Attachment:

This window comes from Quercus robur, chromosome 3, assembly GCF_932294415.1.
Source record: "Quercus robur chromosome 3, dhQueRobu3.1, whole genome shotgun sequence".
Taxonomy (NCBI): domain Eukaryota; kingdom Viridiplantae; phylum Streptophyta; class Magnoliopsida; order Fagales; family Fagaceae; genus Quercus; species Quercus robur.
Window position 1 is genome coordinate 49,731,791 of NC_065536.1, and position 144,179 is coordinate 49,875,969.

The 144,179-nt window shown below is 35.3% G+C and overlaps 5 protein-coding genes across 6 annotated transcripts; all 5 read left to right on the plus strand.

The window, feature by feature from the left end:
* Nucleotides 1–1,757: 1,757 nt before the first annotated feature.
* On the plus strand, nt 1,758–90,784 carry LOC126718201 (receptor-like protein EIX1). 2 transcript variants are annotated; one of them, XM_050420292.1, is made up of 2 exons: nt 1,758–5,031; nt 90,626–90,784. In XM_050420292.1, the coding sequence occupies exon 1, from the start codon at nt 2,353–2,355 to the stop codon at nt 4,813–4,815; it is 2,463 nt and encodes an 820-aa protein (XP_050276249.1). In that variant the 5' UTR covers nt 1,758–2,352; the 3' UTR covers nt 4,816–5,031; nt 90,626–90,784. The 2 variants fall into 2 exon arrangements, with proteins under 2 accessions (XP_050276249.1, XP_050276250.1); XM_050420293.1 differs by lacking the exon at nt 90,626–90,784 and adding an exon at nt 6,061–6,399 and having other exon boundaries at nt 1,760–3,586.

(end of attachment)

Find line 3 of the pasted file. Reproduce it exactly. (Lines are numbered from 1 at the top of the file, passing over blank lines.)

Taxonomy (NCBI): domain Eukaryota; kingdom Viridiplantae; phylum Streptophyta; class Magnoliopsida; order Fagales; family Fagaceae; genus Quercus; species Quercus robur.